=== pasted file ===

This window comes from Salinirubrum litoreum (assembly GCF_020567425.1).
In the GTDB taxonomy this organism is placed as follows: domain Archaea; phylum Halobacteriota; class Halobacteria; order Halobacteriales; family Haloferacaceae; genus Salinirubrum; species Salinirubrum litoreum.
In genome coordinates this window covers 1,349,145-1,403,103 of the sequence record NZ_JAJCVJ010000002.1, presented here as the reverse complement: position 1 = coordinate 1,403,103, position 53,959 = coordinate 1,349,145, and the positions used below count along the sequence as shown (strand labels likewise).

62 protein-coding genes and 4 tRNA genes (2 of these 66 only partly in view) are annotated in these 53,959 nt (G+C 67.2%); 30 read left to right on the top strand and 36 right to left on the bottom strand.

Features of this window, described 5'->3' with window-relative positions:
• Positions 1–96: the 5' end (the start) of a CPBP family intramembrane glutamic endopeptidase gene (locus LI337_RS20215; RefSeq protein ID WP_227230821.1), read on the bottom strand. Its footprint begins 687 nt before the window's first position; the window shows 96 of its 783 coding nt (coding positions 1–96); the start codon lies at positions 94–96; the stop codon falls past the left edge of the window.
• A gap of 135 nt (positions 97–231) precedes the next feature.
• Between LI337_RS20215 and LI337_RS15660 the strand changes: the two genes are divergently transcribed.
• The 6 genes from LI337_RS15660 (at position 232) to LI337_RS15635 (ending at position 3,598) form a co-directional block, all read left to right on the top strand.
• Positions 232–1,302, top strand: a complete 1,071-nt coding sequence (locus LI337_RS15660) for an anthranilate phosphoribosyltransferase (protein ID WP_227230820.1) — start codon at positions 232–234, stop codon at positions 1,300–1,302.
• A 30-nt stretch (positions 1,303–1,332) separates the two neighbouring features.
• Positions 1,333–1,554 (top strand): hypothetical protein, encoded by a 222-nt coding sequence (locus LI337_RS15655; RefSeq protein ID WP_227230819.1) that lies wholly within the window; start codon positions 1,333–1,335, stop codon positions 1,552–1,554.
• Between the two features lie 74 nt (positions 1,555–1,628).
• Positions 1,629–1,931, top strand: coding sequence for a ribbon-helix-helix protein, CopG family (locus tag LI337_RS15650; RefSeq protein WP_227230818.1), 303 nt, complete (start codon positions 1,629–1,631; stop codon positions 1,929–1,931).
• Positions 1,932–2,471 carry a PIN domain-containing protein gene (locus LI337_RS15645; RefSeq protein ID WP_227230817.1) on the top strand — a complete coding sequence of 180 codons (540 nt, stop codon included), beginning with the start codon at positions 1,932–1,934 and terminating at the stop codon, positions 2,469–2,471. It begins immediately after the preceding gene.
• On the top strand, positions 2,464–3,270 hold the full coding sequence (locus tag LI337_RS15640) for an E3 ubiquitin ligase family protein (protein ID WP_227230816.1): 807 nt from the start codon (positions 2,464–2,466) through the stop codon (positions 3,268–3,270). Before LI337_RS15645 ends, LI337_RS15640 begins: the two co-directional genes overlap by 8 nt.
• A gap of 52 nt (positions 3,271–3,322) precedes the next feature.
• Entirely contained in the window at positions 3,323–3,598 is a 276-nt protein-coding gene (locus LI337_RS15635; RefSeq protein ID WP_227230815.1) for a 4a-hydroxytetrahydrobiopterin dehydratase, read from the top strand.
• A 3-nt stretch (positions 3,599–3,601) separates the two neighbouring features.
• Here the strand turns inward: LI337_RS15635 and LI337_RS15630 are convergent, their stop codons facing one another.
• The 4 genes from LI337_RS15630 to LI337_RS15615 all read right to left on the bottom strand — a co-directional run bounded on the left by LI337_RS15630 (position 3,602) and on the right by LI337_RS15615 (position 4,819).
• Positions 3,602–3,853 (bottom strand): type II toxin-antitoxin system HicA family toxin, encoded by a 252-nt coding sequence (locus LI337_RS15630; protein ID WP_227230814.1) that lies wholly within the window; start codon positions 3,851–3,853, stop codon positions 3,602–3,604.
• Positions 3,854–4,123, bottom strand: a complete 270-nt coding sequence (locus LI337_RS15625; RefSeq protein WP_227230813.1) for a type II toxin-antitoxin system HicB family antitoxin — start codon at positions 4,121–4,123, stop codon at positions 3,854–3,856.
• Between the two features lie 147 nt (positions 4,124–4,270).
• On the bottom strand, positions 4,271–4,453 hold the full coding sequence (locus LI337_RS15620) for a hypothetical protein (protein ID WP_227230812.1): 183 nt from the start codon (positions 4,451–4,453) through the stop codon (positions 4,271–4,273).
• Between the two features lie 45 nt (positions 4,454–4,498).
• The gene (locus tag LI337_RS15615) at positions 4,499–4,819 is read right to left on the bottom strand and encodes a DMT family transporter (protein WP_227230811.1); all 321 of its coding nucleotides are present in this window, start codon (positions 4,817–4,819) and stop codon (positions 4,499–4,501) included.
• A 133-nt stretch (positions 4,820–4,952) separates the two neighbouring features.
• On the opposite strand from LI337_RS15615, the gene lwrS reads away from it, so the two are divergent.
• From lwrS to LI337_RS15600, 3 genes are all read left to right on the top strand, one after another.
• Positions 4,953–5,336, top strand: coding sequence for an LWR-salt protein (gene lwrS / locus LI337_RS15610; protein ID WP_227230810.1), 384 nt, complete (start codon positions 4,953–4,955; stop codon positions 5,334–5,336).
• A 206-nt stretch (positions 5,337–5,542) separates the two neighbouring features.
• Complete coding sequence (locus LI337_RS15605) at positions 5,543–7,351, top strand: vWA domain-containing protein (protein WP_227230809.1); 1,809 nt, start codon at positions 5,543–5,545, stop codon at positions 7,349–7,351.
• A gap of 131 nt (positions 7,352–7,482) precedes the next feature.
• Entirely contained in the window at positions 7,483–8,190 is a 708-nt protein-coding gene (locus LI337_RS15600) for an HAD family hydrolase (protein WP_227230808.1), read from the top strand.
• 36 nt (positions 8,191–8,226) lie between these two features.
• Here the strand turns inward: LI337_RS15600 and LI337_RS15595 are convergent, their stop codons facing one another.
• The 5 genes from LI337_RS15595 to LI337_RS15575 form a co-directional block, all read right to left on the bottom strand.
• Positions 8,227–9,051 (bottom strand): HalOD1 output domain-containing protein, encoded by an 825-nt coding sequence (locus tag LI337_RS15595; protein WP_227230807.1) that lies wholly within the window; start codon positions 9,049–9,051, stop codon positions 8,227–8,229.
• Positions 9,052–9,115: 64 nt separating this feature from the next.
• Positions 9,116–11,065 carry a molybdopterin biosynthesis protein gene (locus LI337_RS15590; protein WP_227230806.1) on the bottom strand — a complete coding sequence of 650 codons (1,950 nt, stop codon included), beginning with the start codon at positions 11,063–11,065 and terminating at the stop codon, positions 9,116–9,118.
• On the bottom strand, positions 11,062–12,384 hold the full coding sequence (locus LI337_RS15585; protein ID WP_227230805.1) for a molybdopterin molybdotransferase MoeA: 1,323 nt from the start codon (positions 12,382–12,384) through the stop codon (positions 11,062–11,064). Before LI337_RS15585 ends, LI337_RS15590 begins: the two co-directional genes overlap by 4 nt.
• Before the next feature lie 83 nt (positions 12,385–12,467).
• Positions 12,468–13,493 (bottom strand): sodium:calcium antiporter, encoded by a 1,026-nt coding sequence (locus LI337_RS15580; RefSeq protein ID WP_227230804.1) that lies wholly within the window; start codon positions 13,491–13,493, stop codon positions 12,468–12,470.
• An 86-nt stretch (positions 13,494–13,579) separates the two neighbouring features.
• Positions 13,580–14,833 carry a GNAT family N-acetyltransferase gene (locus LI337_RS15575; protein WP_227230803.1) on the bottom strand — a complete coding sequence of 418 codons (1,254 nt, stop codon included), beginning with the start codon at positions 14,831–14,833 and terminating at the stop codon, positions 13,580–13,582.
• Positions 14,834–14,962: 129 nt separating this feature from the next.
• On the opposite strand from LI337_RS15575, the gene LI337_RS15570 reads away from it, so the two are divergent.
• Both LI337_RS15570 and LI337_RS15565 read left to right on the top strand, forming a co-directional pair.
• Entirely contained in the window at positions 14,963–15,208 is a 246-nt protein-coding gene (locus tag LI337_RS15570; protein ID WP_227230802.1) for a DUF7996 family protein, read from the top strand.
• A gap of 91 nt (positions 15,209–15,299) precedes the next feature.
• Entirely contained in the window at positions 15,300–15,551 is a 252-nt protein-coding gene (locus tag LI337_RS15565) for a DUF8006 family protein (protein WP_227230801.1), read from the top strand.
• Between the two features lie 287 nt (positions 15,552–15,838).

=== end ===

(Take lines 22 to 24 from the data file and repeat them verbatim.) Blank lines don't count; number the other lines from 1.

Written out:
• Positions 3,602–3,853 (bottom strand): type II toxin-antitoxin system HicA family toxin, encoded by a 252-nt coding sequence (locus LI337_RS15630; protein ID WP_227230814.1) that lies wholly within the window; start codon positions 3,851–3,853, stop codon positions 3,602–3,604.
• Positions 3,854–4,123, bottom strand: a complete 270-nt coding sequence (locus LI337_RS15625; RefSeq protein WP_227230813.1) for a type II toxin-antitoxin system HicB family antitoxin — start codon at positions 4,121–4,123, stop codon at positions 3,854–3,856.
• Between the two features lie 147 nt (positions 4,124–4,270).